After the trust is signed, the grantors transfer their assets to the trust. If assets are not transferred to the trust, additional legal work, possibly including probate of these assets, will be required after the deaths of the grantors.
For clients who prefer to actively manage their own account assets, the Self Directed Trust might be a good solution. A Self Directed trust is established when creating a Revocable or Irrevocable trust. Self direction must be written into your trust agreement when created.
For parents and families of individuals with special needs, their lives often revolve around their daily care. As time goes by, parents inevitably start to think about what will happen when they are no longer able to care for the child’s personal and financial needs.
A Special Needs Trust is often created for an individual who would qualify for public benefits and is also the potential recipient of an inheritance, a life insurance benefit, or a personal injury settlement. Special needs trusts also frequently serve as the “collection plate” for intrafamily lifetime gifts, and are by no means limited to benefiting children. Adults can also be beneficiaries of these trusts.
A well-crafted Special Needs Trust document is a crucial piece of your estate planning. It can be complex, but when done correctly will help preserve needs-based assistance while ensuring your family member has the tangible and intangible things that help maintain a measure of comfort and pleasure not provided by any public or private agency.
There are three distinct groups of special needs trusts, so it is important to point out how they differ.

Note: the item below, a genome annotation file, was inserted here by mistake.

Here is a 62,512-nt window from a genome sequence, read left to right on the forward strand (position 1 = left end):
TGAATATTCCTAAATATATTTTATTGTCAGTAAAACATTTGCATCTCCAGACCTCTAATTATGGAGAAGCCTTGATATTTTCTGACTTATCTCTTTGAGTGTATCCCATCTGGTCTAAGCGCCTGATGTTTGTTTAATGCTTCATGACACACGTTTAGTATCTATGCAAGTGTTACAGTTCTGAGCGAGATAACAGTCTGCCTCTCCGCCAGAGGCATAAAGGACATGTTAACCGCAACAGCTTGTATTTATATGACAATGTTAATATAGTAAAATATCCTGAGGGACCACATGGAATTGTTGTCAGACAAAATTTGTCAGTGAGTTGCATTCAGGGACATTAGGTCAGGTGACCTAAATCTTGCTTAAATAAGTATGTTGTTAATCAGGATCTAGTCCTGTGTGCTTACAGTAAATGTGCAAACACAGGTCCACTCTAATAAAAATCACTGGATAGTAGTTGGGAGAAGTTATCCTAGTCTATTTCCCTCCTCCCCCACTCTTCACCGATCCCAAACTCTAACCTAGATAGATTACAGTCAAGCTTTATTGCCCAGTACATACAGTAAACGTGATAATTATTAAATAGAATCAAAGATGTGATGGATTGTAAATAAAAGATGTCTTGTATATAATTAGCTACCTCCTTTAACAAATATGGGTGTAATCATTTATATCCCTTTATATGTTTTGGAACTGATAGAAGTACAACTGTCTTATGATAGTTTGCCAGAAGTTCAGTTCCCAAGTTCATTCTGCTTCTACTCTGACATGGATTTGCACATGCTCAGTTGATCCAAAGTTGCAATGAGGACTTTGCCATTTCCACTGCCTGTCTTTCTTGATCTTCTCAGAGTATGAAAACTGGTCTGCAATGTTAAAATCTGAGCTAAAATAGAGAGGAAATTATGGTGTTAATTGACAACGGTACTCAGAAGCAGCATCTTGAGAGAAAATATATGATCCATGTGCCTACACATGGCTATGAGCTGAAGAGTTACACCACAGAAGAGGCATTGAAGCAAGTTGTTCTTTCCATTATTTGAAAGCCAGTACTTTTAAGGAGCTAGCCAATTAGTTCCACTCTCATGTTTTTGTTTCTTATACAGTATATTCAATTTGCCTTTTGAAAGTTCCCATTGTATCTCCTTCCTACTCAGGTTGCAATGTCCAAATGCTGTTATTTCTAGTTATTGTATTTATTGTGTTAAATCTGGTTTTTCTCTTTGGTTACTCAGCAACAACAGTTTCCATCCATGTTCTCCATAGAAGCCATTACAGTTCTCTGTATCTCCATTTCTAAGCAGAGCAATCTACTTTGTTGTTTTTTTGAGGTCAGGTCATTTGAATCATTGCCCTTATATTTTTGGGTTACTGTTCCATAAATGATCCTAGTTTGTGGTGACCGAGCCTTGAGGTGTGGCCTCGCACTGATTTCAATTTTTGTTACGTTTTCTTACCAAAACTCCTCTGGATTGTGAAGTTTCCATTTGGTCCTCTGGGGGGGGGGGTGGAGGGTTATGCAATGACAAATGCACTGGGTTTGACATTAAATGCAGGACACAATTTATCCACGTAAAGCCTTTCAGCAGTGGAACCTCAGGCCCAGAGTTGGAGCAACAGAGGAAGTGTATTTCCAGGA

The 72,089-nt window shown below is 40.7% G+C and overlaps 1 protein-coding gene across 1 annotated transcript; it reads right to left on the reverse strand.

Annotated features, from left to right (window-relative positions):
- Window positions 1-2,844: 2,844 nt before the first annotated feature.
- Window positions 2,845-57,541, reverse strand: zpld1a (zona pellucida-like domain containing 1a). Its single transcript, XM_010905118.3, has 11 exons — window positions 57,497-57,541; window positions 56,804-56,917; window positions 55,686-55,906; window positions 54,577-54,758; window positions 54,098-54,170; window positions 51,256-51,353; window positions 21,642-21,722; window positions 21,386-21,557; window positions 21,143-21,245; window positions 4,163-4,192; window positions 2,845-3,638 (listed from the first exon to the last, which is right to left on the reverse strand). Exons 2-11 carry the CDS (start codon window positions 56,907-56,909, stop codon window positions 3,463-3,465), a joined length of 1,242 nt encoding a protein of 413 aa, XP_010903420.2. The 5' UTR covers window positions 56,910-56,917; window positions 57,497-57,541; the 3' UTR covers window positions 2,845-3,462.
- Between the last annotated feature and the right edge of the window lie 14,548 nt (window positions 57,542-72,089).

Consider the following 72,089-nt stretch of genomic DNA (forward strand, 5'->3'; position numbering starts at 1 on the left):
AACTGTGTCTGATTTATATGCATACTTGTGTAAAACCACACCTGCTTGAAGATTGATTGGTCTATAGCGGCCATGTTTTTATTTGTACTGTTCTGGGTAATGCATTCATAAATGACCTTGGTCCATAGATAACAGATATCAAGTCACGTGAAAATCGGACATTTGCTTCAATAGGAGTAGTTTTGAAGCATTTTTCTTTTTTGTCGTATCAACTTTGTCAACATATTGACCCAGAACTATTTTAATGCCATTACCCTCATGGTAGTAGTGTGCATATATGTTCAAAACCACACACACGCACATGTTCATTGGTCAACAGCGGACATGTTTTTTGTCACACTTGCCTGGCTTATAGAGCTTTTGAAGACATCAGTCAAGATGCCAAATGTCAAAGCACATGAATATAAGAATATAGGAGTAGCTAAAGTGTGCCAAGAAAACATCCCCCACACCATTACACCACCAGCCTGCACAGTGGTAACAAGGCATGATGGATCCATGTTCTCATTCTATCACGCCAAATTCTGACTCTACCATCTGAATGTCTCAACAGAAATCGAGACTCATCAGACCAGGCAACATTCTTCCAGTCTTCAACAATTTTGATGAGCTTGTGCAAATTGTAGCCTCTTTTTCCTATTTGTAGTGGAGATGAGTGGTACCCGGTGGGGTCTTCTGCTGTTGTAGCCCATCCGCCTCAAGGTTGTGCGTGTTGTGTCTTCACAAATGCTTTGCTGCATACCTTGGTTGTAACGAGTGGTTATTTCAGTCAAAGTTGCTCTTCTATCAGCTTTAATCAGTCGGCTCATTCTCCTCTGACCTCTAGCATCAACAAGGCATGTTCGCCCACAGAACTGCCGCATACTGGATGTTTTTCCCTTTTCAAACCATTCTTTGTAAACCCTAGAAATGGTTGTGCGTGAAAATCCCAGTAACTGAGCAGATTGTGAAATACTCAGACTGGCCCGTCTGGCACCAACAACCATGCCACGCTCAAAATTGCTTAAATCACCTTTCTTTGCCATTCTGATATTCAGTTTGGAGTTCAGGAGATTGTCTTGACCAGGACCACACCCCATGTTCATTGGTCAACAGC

- The first is a special needs trust that is funded by the family or anyone other than the individual receiving the public assistance. These are often referred to as third-party trusts.
- The second is a trust that is funded with assets already legally owned by the individual with special needs. These trusts are referred to as self-settled or first-party trusts. Since the money going into these trusts originated from the child, there are significantly more technical issues and differences in trusts from state to state.
- The third is a trust funded with the special needs individual’s money but created before 1993. They are sometimes referred to as pre-OBRA trusts, and can no longer be created.
A Testamentary Trust is created under one’s will to go into effect only AFTER the death of the grantor. This type of trust does not always avoid probate, but keeps complete control with the grantor during his or her life.
A Charitable Trust is created to donate assets to a qualified charitable entity. There are two basic types of charitable trusts to choose from – a charitable remainder trust and a charitable lead trust.